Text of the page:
Where and how the labor to fill these jobs comes from will depend on training. In 2020, New York State launched a $20 million Offshore Wind Training Institute in Long Island. The state is now seeking proposals for training workers for jobs related to assessment, permitting, design, construction, assembly, deployment, operation, and maintenance of offshore wind projects.

Transitioning to Renewables

The transition to a majority-renewables electric grid will be led by significant growth in land-based wind, offshore wind, and solar capacity, along with a corresponding increase in energy storage development, according to the ACP report. “The job growth and investments associated with these new additions will far outweigh the losses as the nation phases out or retires legacy power technologies,” the study stated.

Renewable projects will also be major contributors to state and local tax revenues, as well as payments to landowners. A 50% renewable energy scheme will deliver $64 billion in taxes and landowner lease payments within a decade, according to the report.

“Transforming the U.S. power grid is technically and commercially feasible, with appropriate policy support,” said Aaron Barr, a principal at Wood Mackenzie, the consultancy that conducted the study for ACP. “This activity would unlock a tremendous economic development opportunity for infrastructure investment and associated jobs.”

A comprehensive set of policies promoting the development of renewable energy worldwide could also have foreign-policy implications, as the Biden administration seeks ways to push back against China’s expanding global influence without unduly provoking tensions or upending trade patterns. A recent report from Brookings proposes that the U.S. take the lead in promoting the development of renewable energy around the world with technical assistance and financing, not only for the sake of reducing greenhouse gas emissions and saving the environment but also to differentiate U.S. energy development policy from China’s, which still emphasizes the exploitation of fossil fuels.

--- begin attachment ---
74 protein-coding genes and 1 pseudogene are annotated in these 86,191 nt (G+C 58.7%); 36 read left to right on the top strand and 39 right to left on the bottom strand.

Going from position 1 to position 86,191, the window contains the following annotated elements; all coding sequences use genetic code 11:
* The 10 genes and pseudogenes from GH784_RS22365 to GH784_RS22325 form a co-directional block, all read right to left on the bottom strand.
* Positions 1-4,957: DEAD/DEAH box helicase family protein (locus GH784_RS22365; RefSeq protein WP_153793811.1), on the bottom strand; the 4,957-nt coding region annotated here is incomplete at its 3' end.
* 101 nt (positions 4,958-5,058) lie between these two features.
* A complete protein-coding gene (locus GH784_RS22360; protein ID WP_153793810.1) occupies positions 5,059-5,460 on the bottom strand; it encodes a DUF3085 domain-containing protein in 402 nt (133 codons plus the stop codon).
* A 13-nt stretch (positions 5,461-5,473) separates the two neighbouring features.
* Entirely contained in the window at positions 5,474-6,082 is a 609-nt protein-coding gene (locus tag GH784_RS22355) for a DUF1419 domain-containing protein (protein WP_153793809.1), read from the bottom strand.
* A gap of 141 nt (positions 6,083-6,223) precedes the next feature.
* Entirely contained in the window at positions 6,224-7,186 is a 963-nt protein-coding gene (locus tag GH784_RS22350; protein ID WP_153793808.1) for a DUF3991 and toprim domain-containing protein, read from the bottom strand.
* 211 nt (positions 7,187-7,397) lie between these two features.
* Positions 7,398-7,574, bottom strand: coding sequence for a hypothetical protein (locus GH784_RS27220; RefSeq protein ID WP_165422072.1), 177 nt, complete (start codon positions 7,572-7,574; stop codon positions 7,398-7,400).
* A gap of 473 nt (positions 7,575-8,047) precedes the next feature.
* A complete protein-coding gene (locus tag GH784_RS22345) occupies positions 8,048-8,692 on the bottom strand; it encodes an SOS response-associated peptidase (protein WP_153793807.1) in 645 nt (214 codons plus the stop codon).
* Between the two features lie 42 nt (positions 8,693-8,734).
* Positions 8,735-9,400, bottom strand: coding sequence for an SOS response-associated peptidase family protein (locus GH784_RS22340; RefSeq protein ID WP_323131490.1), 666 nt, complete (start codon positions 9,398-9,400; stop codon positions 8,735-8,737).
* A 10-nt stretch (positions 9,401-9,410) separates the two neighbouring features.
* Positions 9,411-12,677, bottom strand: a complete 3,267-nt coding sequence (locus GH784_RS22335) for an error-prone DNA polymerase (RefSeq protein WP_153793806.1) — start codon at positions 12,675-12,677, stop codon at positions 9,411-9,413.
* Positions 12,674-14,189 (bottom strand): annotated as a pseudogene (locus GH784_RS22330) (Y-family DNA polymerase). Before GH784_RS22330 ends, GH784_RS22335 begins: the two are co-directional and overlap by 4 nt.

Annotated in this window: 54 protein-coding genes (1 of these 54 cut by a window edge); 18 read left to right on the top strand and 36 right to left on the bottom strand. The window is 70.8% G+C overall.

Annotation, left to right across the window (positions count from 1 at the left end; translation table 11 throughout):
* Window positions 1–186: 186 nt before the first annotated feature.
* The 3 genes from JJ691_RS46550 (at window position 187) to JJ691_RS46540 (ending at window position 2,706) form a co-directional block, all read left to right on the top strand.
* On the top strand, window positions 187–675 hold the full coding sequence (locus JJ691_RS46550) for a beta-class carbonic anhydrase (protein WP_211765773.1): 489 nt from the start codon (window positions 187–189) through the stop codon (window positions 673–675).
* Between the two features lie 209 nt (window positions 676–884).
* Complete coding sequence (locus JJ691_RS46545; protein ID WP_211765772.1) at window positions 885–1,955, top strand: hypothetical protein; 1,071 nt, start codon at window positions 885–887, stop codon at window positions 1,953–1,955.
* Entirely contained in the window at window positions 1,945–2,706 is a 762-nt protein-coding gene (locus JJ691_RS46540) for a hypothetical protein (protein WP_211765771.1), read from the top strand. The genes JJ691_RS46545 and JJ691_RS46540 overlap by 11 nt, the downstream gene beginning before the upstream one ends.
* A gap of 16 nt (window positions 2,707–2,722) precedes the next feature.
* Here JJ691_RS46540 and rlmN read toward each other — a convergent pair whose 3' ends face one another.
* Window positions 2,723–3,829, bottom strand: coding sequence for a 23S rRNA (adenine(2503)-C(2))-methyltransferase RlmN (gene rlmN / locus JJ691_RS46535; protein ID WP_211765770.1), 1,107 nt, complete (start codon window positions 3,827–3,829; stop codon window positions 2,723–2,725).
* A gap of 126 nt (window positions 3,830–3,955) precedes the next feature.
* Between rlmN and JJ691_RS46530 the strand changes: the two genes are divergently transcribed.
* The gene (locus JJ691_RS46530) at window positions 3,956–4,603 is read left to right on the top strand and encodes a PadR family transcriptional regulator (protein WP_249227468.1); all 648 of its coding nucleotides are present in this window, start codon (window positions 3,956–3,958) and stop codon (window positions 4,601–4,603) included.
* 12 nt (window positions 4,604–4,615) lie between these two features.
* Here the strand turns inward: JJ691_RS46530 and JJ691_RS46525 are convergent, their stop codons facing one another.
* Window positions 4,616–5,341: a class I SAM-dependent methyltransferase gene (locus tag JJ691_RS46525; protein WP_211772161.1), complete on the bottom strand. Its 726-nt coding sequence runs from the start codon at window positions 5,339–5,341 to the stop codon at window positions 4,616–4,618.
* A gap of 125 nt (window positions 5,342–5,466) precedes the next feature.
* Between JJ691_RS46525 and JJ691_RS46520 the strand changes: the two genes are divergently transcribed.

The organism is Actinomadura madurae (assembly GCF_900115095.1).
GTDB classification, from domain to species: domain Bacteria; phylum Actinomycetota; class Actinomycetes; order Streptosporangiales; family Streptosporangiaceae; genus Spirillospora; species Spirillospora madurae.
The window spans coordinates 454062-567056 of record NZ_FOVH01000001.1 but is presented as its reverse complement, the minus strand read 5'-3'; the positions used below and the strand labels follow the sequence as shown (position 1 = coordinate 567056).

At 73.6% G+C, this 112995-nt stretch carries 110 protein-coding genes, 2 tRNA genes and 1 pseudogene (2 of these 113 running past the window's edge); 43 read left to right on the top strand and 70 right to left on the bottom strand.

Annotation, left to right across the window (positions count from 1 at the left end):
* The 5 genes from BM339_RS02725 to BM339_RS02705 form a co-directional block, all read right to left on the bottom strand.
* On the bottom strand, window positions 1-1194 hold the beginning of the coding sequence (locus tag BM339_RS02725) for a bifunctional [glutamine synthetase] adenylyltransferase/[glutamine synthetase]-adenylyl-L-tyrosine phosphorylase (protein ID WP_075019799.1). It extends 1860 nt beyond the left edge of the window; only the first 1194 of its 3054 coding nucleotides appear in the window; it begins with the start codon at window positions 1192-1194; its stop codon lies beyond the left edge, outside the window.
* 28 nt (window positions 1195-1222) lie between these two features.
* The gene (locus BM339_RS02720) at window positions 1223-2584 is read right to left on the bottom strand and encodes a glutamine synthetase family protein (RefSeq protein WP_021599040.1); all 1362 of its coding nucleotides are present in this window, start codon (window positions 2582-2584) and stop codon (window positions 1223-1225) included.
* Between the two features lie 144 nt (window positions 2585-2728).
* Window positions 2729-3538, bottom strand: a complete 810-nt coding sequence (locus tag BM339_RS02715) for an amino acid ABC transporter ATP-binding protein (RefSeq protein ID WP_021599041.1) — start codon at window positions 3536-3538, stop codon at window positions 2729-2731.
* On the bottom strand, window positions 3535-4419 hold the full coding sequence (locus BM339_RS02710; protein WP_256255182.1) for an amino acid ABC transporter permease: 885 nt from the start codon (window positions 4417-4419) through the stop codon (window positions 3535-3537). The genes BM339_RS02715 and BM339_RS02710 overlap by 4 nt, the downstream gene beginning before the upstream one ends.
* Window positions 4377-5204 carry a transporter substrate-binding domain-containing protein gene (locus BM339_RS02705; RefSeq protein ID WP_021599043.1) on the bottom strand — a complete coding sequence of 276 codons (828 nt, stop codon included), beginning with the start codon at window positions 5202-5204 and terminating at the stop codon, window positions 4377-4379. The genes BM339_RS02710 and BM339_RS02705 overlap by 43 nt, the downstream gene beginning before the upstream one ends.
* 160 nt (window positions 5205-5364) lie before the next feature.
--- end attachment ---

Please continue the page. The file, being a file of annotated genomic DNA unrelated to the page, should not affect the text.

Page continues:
“To make such programs attractive to emerging countries,” the Brookings report said, “the United States should explicitly offer additional clean energy finance to ensure that increased environmental and social oversight does not leave the host country without the energy that it needs for economic growth. USAID programs on capacity enhancement could include a plan for low-carbon energy development, with the promise of affordable financing for it.”

Such a program, according to Brookings, would increase demand for clean energy around the world and lower its costs with economies of scale—while also pressuring the Chinese “to minimize their adverse environmental and social impacts.”

A dual strategy “of low-interest clean energy loans and capacity support would trigger a virtuous cycle,” the report concluded. “By leveraging its financial and technological resources, the United States could move global energy finance in a greener direction while helping emerging countries meet their energy needs.

“This approach will also facilitate the development of renewable energy in emerging economies without further escalating the conflict with China,” the report added. “In the end, this strategy allows us to cope with one of the most pressing issues of our time in a more constructive way.”